Sleeping and Menopause

Florence Cardinal Health Guide
  • Older women who take hormone replacement therapy (HRT) have improved sexual function, less insomnia and fewer hot flushes, claims a joint study carried out by researchers from Australia, New Zealand and Britain.


    "Our results show that hot flushes, night sweats, sleeplessness and joint pains were less common in women on HRT in this age group," said Professor Alastair MacLennan, the leader of the Australian arm of the independent study. "Sexuality was also improved," he added.


    Along with the benefits of HRT therapy, however, there are risks. Use of the therapy has also been linked to a higher risk of stroke, blood clots and breast cancer.


    Women must decide whether the benefits outweigh the risks. MacLennan, who is head of obstetrics and gynaecology at the University of Adelaide, said that for women with significant menopause symptoms the benefits of HRT outweigh the risks.


    Menopause causes many conditions that can disturb sleep and bring on a bout of insomnia. Anxiety, for instance, can make you toss and turn like a ship on the waves as you try to relax and get some sleep. Heart palpitations can also keep you awake, and the more tense you become, the worse the palpitations become.


    Another condition is the decrease in hormone levels. This causes insomnia, frequent awakenings and fragmented sleep.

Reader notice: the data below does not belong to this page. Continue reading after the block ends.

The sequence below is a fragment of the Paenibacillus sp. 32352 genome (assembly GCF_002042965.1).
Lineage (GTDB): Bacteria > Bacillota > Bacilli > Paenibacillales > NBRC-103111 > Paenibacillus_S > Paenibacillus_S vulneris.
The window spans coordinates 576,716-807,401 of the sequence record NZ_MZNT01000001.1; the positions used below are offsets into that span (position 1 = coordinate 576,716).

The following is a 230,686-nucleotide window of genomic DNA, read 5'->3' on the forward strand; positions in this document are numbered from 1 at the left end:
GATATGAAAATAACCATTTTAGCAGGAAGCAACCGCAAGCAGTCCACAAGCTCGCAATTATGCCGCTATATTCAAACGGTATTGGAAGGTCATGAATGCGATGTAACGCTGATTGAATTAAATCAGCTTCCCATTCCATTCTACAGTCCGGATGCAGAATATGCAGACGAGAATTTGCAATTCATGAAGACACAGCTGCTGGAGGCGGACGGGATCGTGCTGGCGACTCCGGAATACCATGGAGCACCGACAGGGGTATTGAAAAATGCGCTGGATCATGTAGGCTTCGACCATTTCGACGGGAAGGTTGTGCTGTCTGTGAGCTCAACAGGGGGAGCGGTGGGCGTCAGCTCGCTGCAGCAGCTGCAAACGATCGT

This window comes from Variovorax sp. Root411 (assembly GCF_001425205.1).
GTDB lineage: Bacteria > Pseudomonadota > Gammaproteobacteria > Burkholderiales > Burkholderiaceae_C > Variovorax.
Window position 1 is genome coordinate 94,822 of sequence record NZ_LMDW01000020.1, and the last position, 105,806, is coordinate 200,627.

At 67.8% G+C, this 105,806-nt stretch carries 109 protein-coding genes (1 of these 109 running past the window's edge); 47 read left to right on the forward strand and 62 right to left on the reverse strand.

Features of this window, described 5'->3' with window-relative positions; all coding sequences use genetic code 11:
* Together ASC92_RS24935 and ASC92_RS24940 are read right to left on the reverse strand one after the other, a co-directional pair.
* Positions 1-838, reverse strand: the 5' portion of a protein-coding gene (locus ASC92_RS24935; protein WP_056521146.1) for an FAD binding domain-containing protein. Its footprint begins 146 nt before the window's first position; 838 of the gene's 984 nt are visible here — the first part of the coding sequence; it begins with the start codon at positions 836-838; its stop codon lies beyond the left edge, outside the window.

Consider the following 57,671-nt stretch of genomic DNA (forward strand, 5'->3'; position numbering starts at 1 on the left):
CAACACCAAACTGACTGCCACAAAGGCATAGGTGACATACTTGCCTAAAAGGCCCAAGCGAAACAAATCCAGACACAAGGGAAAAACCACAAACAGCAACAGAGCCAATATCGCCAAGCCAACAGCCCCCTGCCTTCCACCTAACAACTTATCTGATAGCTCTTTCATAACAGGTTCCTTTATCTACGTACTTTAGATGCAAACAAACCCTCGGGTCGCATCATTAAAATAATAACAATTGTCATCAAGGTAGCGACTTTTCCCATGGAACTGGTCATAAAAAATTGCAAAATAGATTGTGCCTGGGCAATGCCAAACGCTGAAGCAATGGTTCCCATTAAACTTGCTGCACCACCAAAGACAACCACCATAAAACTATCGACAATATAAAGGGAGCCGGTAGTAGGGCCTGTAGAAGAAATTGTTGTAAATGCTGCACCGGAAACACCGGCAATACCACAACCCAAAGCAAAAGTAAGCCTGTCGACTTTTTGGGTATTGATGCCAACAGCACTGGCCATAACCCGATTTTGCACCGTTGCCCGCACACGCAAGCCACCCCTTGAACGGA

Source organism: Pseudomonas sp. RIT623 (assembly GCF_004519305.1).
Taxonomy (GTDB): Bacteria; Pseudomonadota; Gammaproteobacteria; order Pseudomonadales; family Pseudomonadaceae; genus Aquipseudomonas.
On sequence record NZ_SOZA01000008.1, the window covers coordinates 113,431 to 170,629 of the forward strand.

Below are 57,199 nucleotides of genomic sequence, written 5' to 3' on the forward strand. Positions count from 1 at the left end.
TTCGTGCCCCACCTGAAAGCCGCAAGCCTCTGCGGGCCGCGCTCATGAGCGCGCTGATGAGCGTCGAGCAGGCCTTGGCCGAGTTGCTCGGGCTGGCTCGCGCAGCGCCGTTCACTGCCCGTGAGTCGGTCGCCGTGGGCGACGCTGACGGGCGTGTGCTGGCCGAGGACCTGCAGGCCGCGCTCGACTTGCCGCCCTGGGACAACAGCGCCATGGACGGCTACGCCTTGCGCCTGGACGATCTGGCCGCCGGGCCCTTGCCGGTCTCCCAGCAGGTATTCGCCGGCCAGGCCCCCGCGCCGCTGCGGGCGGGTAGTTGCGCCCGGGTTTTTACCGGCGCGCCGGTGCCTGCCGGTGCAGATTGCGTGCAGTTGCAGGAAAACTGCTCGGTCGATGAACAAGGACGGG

But the worst culprit is probably those bothersome hot flashes. If these occur at night they cause night sweats. It's estimated that about 75% of menopausal women suffer from hot flashes, some very mild, some so severe you feel like you're burning up. This is followed by a cold chill as the body rapidly cools.


    In over 30% of women, the hot flashes cause sleep disturbing night sweats. These devastating flushes can start years before the onset of menopause and are often the first symptom, and they can go on for five years or even more.


    What can you do to help control hot flashes and night sweats? Several things, actually.

    • Watch your diet. Avoid hot, spicy foods, especially at the evening meal or as before bedtime snacks.
    • Avoid caffeine and nicotine in the evening. No smoking after dinner and no coffee or colas loaded with caffeine.
    • Avoid alcohol in the evening, and never use it as a sleeping pill.
    • Sleep cool. Dress in layers that are easy and quick to remove. Sleep beneath several layers of bedding that can be easily dispensed with when you feel a hot flash coming on.
    • During the day, get some exercise. This will help you sleep and even helps control the symptoms of menopause.
    • Stay calm. Reduce the stress in your life. Remember, worry seldom does anything to solve a problem and may even cause other problems.
    • Try hormone replacement therapy.

    And remember that menopause with all it's bothersome, sleep disturbing symptoms, is a temporary condition.

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Published On: September 12, 2008